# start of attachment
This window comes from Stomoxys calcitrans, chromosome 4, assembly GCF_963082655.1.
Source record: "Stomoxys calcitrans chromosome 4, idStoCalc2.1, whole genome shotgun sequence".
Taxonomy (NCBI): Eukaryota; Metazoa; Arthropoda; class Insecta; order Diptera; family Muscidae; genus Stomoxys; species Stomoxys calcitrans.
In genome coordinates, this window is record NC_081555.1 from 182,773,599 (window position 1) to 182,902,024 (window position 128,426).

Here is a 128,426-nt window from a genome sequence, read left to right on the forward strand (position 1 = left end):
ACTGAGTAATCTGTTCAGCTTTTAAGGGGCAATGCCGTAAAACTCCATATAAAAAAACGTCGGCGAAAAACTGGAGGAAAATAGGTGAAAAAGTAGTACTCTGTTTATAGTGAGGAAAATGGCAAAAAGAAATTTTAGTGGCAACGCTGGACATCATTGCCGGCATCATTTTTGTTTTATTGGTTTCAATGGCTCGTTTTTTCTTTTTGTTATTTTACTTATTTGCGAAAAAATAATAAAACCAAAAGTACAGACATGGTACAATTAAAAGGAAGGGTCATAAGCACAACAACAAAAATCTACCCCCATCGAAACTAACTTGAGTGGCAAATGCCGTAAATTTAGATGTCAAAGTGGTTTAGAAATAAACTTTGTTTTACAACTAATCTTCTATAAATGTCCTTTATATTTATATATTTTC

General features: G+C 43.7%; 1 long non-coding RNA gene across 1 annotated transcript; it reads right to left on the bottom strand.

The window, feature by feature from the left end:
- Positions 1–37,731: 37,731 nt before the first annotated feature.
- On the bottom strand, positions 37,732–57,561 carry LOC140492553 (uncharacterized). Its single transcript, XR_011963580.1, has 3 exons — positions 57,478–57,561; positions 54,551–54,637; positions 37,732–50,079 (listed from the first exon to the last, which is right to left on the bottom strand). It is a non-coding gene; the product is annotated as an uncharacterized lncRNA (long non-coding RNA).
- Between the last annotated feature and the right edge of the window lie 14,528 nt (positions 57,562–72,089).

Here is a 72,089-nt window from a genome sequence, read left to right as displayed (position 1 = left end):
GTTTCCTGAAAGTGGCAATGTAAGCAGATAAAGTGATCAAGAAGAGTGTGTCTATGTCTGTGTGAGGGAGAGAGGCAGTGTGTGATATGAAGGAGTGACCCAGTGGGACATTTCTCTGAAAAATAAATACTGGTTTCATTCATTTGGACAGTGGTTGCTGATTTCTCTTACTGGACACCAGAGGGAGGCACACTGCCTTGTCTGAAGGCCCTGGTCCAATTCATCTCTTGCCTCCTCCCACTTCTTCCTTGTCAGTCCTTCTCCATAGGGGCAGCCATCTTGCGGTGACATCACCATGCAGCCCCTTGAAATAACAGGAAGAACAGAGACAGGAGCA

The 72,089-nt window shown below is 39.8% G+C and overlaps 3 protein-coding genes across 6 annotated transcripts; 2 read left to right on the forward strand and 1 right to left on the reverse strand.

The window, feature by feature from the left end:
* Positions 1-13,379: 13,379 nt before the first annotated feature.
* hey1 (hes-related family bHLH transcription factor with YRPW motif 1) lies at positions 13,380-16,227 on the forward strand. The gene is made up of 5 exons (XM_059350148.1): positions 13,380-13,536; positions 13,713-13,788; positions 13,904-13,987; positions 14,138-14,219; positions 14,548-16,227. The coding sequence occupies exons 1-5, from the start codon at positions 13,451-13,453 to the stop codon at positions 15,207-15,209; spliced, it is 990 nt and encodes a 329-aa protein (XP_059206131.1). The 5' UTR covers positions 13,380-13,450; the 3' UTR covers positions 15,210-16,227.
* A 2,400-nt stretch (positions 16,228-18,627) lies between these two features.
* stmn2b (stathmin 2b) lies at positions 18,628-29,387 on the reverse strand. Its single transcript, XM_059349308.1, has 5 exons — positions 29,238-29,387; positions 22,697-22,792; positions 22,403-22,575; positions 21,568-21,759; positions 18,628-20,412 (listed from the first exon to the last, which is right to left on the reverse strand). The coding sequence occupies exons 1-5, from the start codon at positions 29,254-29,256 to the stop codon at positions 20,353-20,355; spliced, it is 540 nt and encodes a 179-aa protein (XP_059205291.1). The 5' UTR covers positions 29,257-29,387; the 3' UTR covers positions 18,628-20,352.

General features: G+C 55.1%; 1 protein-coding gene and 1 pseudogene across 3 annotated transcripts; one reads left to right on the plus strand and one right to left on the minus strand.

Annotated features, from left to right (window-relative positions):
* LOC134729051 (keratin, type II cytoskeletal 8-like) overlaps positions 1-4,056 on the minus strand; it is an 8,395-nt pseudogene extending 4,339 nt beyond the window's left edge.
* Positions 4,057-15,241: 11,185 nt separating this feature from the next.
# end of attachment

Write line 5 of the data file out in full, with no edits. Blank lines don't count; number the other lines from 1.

Here is a 128,426-nt window from a genome sequence, read left to right on the forward strand (position 1 = left end):